Apple, Apple Music, iOS

In yet more dismaying, Brexit-related news, the pound sterling price of the Apple Macbook, old and new, has been hiked by as much as 25 per cent to take account of currency fluctuations in the wake of the June referendum vote. 

At an event yesterday, the company announced a clutch of new laptops, also taking the opportunity to introduce some new Mac hardware to reformulate UK pricing across its entire range of Macs, including existing models. What this means is that Apple’s entry level Mac now costs £949 in the UK — a full £100 more expensive than just a few days ago. (The former entry level Mac laptop, an 11in MacBook Air, which was priced at £749, has been discontinued entirely.)

Among other Apple Mac laptop price hikes is the 12-inch MacBook, which starts at £1,249 vs the same model selling for £1,049 earlier this week — a price increase of almost 20 percent. Also affected are the new 13-inch and 15-inch MacBook Pros with Retina displays, which start at £1,249 and £1,899 respectively, vs £999 and £1,599 prior to the price hike — price hikes of 25 percent and almost 20 percent (Although they are actually refreshed pieces, and also have the added feature of the “Touch Bar”, a new mini display replacing the function keys).

Other products hit: the Apple Mac Mini, which used to start at £399, now costs at least £479 — which is another 20 percent rise; the iMac which has risen from an entry level price of £899 to £1,049; and the Apple Mac Pro which has increased by £500, with the basic model rising from £2,499 to £2,999 (another 20 percent jump). None of these Mac models have been refreshed, which means the price rise is purely related to the pound’s post-Brexit plunge.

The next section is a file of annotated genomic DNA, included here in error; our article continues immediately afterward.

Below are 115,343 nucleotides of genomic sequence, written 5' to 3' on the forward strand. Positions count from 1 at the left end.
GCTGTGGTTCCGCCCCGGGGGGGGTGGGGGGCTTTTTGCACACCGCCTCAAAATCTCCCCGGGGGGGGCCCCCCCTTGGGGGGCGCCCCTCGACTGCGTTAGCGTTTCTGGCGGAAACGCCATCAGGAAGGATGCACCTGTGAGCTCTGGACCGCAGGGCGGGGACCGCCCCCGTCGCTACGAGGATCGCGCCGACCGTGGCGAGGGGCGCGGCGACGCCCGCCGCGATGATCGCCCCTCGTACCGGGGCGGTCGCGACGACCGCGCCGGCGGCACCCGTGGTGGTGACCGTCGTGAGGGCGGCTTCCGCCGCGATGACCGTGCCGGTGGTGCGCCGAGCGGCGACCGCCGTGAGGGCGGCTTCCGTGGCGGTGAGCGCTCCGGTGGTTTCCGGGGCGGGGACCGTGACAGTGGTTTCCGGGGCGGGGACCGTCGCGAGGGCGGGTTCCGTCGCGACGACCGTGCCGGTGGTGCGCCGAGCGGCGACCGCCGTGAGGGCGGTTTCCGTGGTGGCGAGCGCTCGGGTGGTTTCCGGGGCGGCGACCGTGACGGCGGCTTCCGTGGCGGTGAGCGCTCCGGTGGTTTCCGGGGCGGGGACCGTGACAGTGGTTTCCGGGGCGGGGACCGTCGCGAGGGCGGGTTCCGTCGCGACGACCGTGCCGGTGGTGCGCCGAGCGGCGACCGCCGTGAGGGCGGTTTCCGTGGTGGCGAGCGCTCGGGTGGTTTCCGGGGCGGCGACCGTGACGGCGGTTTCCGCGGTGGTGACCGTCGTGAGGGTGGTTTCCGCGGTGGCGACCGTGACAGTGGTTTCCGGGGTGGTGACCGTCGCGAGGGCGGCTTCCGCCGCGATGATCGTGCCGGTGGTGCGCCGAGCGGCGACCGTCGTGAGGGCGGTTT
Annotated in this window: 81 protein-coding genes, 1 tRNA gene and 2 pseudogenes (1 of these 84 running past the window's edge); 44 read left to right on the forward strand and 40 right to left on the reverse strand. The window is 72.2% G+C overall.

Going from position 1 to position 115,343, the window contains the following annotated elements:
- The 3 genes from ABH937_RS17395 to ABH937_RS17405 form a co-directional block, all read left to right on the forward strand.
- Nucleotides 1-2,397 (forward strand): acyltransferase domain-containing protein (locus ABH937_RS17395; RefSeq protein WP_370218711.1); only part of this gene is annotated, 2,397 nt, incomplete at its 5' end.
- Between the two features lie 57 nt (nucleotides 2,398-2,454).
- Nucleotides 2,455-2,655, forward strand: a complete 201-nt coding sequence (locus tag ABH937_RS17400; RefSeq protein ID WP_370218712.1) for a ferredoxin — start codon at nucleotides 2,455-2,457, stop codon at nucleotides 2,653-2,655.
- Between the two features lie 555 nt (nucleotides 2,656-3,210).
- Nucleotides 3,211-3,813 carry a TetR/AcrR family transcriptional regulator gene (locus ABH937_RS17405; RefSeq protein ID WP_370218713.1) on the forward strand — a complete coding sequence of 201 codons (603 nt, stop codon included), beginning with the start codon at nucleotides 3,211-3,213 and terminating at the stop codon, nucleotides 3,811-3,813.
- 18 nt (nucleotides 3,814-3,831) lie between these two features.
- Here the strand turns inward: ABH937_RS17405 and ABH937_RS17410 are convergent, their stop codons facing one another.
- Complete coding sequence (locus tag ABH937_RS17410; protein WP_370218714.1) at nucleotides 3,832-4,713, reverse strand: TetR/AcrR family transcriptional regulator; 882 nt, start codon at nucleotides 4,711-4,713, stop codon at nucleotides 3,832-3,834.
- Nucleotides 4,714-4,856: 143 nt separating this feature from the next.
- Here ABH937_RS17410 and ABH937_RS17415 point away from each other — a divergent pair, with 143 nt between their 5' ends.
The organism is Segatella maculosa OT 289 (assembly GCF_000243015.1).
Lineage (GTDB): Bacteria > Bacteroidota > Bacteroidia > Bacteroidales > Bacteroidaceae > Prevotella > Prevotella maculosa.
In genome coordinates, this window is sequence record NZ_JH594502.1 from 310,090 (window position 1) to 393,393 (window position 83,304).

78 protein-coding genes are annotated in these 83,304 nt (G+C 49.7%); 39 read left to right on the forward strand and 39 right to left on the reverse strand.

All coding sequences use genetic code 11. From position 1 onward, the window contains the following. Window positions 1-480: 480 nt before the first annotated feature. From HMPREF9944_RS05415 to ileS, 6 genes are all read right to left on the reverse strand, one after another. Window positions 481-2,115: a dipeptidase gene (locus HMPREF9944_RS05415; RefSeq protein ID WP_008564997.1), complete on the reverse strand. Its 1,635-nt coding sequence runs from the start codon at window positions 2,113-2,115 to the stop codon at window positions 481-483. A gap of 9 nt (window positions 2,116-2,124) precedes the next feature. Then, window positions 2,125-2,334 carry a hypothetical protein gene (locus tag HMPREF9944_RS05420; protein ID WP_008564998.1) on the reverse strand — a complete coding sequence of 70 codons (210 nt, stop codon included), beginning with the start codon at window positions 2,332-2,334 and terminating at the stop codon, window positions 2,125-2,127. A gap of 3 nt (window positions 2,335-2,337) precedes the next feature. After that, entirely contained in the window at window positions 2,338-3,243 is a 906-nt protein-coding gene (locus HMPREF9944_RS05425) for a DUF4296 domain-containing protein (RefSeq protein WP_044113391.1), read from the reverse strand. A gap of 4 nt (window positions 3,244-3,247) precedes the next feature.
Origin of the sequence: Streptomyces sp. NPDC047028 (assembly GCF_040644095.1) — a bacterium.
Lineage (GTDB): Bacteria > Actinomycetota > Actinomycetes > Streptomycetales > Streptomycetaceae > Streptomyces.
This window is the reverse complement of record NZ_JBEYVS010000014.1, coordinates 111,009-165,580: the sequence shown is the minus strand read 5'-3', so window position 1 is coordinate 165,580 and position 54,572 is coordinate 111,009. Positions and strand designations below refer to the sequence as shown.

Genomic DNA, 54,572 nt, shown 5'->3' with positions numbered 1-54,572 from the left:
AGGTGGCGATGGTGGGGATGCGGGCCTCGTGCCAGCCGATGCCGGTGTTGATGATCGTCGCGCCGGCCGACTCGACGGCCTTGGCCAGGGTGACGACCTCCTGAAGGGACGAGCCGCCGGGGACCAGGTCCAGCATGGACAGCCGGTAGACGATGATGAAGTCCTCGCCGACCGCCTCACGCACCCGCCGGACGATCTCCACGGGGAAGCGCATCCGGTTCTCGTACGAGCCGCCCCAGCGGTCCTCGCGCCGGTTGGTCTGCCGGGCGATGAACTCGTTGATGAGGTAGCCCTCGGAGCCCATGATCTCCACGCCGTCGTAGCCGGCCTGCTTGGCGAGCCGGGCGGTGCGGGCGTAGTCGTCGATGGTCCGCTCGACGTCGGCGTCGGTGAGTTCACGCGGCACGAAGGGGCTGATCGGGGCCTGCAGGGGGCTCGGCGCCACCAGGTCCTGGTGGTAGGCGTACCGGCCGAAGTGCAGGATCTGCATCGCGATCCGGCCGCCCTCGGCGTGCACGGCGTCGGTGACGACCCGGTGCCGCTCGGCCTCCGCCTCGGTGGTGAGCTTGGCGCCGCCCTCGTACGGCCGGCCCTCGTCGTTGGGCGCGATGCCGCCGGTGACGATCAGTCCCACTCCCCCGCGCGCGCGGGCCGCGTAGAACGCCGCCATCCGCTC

A tiny silver lining against the darkening cloud of astronomically expensive Macbooks is that Apple’s UK prices do include VAT sales tax, so there is no additional fee to factor in on top of the price hikes (aside from P&P if you’re ordering online). In a statement given to the Guardian, the company said,

Apple suggests product prices internationally on the basis of several factors, including currency exchange rates, local import laws, business practices, taxes, and the cost of doing business. These factors vary from region to region and over time, such that international prices are not always comparable to US suggested retail prices.

This price-raising frenzy follows a similar move by Microsoft earlier this week, and also from back in August, when HTC also bumped up the price of its Vive VR system by an extra £70, also blaming currency fluctuations, meaning the virtual reality system now costs UK buyers £759.

Of course, the main reason this is problematic for UK buyers is that wages have not had a commensurate Brexit bump up, meaning Brits’ disposable incomes are fast shrinking. Product demand is in for a serious upcoming roller-coaster ride.
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